Altered Lupus Antibodies May Become Cancer Killers

Re-engineering antibodies allows them to selectively kill tumors.

Re-engineering antibodies allows them to selectively kill tumors.

A chronic inflammatory disease that afflicts the immune system may hold the key to killing cancer, a recent study indicates.

During a presentation at the annual American Association for Cancer Research meeting, researchers reported a new method to alter lupus antibodies to turn them into a potential cancer killer. Lupus, a chronic inflammatory disease, involves an attack by the immune system against its own organs, tissues, or joints. Prior research revealed that naturally occurring lupus antibodies have the ability to kill cancer.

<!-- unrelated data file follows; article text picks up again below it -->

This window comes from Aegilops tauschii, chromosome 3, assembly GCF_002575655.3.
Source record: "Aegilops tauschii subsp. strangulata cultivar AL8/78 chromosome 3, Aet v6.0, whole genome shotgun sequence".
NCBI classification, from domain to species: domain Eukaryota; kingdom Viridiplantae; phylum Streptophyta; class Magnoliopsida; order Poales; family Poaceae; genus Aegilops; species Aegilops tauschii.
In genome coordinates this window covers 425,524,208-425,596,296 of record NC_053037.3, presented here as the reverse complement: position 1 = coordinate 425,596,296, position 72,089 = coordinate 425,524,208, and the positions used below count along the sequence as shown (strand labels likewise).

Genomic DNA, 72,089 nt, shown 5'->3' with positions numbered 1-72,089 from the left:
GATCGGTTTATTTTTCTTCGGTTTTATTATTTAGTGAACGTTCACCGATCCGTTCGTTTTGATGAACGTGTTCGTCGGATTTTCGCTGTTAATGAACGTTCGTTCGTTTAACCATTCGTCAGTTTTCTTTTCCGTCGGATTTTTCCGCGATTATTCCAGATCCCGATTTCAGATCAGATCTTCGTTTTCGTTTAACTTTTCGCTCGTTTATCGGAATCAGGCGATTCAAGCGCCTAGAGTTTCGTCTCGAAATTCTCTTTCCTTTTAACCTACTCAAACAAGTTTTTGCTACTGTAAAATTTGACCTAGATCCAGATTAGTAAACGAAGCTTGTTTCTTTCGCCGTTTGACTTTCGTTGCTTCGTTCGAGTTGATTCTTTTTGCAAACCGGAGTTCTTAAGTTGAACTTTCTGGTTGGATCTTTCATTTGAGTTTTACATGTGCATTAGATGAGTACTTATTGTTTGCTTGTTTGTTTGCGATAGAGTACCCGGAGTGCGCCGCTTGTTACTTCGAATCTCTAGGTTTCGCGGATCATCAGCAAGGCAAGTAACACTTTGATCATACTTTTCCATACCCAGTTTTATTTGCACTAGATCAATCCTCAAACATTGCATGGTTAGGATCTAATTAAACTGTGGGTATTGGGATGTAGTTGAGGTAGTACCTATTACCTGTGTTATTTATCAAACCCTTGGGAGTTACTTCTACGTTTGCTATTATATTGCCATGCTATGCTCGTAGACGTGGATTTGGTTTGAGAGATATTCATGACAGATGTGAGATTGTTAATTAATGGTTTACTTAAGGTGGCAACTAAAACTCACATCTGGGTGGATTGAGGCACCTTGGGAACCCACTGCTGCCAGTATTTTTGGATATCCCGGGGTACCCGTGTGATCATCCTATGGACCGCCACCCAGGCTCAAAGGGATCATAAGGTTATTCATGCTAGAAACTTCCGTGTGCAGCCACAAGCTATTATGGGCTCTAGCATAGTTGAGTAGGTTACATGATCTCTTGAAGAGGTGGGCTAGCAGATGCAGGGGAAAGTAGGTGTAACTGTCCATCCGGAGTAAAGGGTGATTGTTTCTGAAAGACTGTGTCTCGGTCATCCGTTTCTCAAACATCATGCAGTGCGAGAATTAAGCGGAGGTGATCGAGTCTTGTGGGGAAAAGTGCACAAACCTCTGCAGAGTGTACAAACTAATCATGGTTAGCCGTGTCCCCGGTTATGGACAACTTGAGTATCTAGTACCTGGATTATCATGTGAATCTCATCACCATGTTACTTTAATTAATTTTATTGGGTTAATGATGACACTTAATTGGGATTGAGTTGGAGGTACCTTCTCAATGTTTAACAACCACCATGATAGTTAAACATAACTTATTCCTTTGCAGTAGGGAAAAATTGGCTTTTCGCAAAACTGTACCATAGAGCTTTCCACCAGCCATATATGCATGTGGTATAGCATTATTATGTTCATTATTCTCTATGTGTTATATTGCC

The current study showed that a lupus antibody can be re-engineered in the laboratory setting to become a new non-toxic method that treats many types of cancer without causing lupus symptoms.

The researchers found that altered antibodies can penetrate cancer cells and then bind to DNA, which allows the antibodies to selectively kill tumors with defects in DNA repair. The researchers hope to turn these findings into a clinically-relevant treatment for many types of cancer by exploiting the weaknesses of cancer cells.

"We think we can grow an army of antibody assassins that exploit cancer cells' inherent weaknesses," lead researcher James E. Hansen, MD, said in a press release. "Autoantibodies are problematic in lupus, but some good will come from their existence if we can turn them against tumors and take a bite out of cancer.”